Whenever I would tell someone I was a teacher, the frequent response was, “Oh, I always thought that would be so fun . . . and you get summers off, too!” In order to be completely honest with you, I must confess that I, too, thought the same thing before I became a teacher. I thought it would be the coolest job, envisioning the classrooms of my favorite, cool, teachers as my own. My students would come back to visit me when I was gray, and every year would be like I’d started a new job, because I’d have just had three months off to travel the world, relax on the beach, or get lots of work done around the house.
I thought I’d write a little story about my typical summers as a teacher. I’ll try to make it as light-hearted as possible, but there is truth in this little story, and as you progress through your life as a teacher, you’ll realize just how much of it is true . . .
Once upon a time, there was a little teacher. She had looked forward to becoming a teacher since she was a young girl, and sure enough, one day, she realized her dream. The first year was hard, harder than any job she’d ever had, but confident in the knowledge that this was meant to be, she trudged through. A wise old teacher had warned her at the first of the year just how hard it would be and she was grateful, because there had been many times she thought about throwing in the towel and the old women’s words would come to her, “the first year will be incredibly difficult, but you must remember the second year will be better.” May rolled around before she knew it and, although she had not accomplished all she wanted to, she felt like she’d given it a good first year.
In May, after the state standardized tests had all been locked away, all the fun labs had been performed, and the last of the students had taken their final exam, the little teacher began to pack a box.
“I’ll take all these lesson plans home, and these textbooks, and I can’t forget the files. I’ll have all kinds of time this summer . . . I can write an entirely new curriculum for next year!” She worked for a district that gave teachers the freedom to design their own curriculum, even the new ones, and she wanted to make the perfect curriculum that would make her students love science and make her job easier at the same time.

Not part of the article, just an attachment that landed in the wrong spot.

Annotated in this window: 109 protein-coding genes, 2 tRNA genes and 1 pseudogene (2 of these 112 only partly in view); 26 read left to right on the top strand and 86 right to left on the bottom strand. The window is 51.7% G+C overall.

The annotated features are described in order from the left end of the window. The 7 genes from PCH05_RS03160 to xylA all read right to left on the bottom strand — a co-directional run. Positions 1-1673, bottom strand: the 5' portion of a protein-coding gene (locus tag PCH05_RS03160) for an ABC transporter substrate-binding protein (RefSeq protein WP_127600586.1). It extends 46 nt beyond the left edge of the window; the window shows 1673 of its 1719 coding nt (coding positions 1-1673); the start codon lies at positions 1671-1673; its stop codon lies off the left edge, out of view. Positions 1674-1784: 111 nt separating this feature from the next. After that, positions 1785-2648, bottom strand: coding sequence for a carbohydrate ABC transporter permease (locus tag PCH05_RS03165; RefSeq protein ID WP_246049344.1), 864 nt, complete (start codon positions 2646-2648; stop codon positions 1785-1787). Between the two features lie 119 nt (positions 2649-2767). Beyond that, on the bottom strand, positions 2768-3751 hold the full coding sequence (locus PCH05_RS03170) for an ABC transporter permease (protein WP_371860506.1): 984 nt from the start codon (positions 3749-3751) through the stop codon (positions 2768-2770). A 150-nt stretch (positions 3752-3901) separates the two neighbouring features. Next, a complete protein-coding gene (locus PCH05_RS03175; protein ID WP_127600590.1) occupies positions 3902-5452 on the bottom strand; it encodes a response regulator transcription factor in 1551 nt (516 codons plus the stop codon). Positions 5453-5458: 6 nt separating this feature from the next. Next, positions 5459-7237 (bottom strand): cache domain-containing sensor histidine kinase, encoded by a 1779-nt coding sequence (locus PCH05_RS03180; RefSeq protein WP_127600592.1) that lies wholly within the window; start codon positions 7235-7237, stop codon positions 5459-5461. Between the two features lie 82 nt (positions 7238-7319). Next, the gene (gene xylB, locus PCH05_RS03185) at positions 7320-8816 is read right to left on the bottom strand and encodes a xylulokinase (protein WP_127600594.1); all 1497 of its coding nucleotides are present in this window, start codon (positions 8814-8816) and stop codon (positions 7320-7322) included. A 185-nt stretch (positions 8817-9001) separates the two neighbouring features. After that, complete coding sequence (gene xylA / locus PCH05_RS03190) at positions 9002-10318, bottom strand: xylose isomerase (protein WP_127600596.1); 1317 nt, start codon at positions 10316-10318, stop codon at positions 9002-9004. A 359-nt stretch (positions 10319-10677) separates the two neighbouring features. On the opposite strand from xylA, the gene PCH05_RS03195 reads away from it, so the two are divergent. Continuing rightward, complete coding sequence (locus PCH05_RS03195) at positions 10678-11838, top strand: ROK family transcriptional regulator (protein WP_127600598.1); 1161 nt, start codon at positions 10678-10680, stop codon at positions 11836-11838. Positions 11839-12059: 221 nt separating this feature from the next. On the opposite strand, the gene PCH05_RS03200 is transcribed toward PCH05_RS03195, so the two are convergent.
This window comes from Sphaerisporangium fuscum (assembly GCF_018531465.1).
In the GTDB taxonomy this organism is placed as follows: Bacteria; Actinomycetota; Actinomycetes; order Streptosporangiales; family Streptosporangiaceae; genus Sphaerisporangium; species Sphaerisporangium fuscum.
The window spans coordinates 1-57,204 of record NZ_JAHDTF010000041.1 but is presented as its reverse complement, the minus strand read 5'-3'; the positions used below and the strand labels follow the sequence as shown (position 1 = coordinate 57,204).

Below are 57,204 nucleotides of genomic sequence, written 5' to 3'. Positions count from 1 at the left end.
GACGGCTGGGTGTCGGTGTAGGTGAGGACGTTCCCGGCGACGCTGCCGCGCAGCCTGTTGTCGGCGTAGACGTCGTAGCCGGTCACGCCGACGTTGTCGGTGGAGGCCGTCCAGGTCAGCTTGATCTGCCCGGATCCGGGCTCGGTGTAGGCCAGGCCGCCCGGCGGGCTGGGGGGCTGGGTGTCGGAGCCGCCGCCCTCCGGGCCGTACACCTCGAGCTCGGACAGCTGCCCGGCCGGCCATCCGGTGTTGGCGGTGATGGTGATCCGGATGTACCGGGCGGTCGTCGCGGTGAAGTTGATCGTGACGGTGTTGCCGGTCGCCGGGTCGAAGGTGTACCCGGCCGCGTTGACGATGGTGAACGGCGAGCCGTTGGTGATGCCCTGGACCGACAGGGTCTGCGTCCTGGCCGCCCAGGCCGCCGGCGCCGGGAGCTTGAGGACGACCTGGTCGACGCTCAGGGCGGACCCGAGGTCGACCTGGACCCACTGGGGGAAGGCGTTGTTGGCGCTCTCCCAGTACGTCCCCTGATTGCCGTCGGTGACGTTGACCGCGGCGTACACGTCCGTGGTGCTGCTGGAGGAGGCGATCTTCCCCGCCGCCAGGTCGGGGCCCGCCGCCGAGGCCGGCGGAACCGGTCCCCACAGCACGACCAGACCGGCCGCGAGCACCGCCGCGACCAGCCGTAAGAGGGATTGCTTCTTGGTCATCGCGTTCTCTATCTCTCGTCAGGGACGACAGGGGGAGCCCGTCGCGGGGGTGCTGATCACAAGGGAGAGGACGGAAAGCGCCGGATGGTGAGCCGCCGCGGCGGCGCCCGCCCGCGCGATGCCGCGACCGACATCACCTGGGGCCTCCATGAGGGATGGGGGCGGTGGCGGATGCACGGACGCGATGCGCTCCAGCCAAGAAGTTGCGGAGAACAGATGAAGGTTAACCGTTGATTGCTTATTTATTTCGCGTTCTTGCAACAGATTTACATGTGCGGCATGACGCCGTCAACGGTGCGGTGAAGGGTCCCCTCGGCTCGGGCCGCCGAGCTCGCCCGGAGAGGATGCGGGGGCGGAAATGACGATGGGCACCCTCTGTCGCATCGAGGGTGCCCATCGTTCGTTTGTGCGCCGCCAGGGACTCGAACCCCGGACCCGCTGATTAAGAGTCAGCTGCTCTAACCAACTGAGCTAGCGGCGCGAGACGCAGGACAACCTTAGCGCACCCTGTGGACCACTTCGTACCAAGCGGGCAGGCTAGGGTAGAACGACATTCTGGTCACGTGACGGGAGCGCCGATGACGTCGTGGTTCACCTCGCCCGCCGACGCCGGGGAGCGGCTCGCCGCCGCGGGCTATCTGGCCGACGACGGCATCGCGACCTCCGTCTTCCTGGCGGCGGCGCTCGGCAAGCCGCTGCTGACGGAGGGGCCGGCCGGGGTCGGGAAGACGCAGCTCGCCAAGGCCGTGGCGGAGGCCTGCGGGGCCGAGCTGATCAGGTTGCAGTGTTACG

She took the box out to her car and remembered the fish in her room. “Oh, well, I’ll just be sure to come to the school once a month and put a new feeding stone in. I know I’ll have plenty of time and I can work on my room when I’m here, too!”
Cheerfully, she practically skipped out the door and to her car. She listened to classical music all the way home and looked forward to the great summer she was going to have.
Two months later . . . (not three, because nowdays summer is a lot shorter than she remembered as a kid)
The little teacher frowned as she trudged up to the school. She carried a box. It was a box full of lesson plans, textbooks, and files. The box was still sealed shut with the packing tape she’d used at the beginning of summer. The box had sat in her living room for two months and now was going to sit under her desk.
She was greeted at the door of the school by a smiling principal’s secretary. She handed the little teacher a sheet of paper with everyone’s teaching assignments. The little teacher clenched the paper between her teeth and carried the box up to her classroom. There was a note on the door “Mrs. Plybon, you are in room 308 now”. She turned to see room 308. She could have sworn that room was a storage room last year. She opened the door. Yes, it was a storage room and now it had a desk, a locking cabinet, and that’s about it. No lab tables, no lab equipment. Hmmm.
She sat down at her desk and looked at the teaching assignment. She had started the summer being told she was going to teach Biology and GMO (Geology, Meteorology, and Oceanography). The teaching assignment said she’d be teaching Chemistry. She thought about all the professional development she’d attended over the summer — two weeks of Biology, two weeks of technology-related workshops and institutes (to assist her in a classroom with no computers other than the teacher desktop), and another several days of GT training, Assessment training, Classroom Management training, etc.
She looked at the box. “I guess I’m glad I didn’t get around to planning any lessons for this year.” She tried to remember what she knew about Chemistry, but drew a blank. She decided to head downstairs for the big first-day-back gathering in the auditorium. As she passed her old room, she smelled something.
It smelled like dead fish . . .
The truth about summer is that you will have grand plans for all the things you are going to do over the summer to make your job easier the next year and you most likely won’t accomplish any of them. You will think you’ll have a lot of time for travel, and you very well may get to do so, but you’ll feel like your summer flew by. You will always pack a box to take home at the beginning of summer and you will always bring the same box, unopened, back to school at the end of summer. I don’t know if this is true for everyone, but I never came back to school at the start of the year teaching the classes I thought I was going to teach at the start of summer. I always took professional development classes for the wrong content area.
My last summer as a teacher, I literally was home a grand total of 14 days, and those were spread out, not all at once.
BUT, I also always became energized after spending that first week back before the students arrived – reconnecting with the other teachers, hearing new ideas and making new plans for the best way to teach my kids. The fact is, there is no other job that allows you to have the freedom to decide how much you are going to work for two months out of the year. Decide what you want your priorities to be during that time, plan wisely, and smile whenever someone says, “oh, that must be such a cool job!”